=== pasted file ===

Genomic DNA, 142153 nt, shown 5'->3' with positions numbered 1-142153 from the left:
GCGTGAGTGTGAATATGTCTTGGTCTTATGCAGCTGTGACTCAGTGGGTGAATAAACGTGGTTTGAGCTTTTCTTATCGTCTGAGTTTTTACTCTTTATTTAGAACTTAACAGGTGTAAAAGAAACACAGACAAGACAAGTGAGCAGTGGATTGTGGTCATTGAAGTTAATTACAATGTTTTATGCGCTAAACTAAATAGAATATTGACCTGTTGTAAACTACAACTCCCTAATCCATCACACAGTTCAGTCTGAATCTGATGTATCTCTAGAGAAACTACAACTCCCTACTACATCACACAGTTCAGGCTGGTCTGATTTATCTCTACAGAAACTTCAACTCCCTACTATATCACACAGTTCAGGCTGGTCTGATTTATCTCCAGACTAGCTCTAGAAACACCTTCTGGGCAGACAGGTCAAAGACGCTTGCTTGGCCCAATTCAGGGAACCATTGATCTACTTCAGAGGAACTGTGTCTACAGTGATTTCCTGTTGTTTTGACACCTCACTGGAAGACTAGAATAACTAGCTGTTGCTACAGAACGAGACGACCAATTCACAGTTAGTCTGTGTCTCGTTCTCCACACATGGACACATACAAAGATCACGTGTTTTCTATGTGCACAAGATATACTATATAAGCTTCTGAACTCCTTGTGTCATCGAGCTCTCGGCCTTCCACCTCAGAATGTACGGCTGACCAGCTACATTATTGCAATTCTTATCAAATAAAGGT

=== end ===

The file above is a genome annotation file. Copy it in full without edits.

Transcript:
Genomic DNA, 142153 nt, shown 5'->3' with positions numbered 1-142153 from the left:
GCGTGAGTGTGAATATGTCTTGGTCTTATGCAGCTGTGACTCAGTGGGTGAATAAACGTGGTTTGAGCTTTTCTTATCGTCTGAGTTTTTACTCTTTATTTAGAACTTAACAGGTGTAAAAGAAACACAGACAAGACAAGTGAGCAGTGGATTGTGGTCATTGAAGTTAATTACAATGTTTTATGCGCTAAACTAAATAGAATATTGACCTGTTGTAAACTACAACTCCCTAATCCATCACACAGTTCAGTCTGAATCTGATGTATCTCTAGAGAAACTACAACTCCCTACTACATCACACAGTTCAGGCTGGTCTGATTTATCTCTACAGAAACTTCAACTCCCTACTATATCACACAGTTCAGGCTGGTCTGATTTATCTCCAGACTAGCTCTAGAAACACCTTCTGGGCAGACAGGTCAAAGACGCTTGCTTGGCCCAATTCAGGGAACCATTGATCTACTTCAGAGGAACTGTGTCTACAGTGATTTCCTGTTGTTTTGACACCTCACTGGAAGACTAGAATAACTAGCTGTTGCTACAGAACGAGACGACCAATTCACAGTTAGTCTGTGTCTCGTTCTCCACACATGGACACATACAAAGATCACGTGTTTTCTATGTGCACAAGATATACTATATAAGCTTCTGAACTCCTTGTGTCATCGAGCTCTCGGCCTTCCACCTCAGAATGTACGGCTGACCAGCTACATTATTGCAATTCTTATCAAATAAAGGT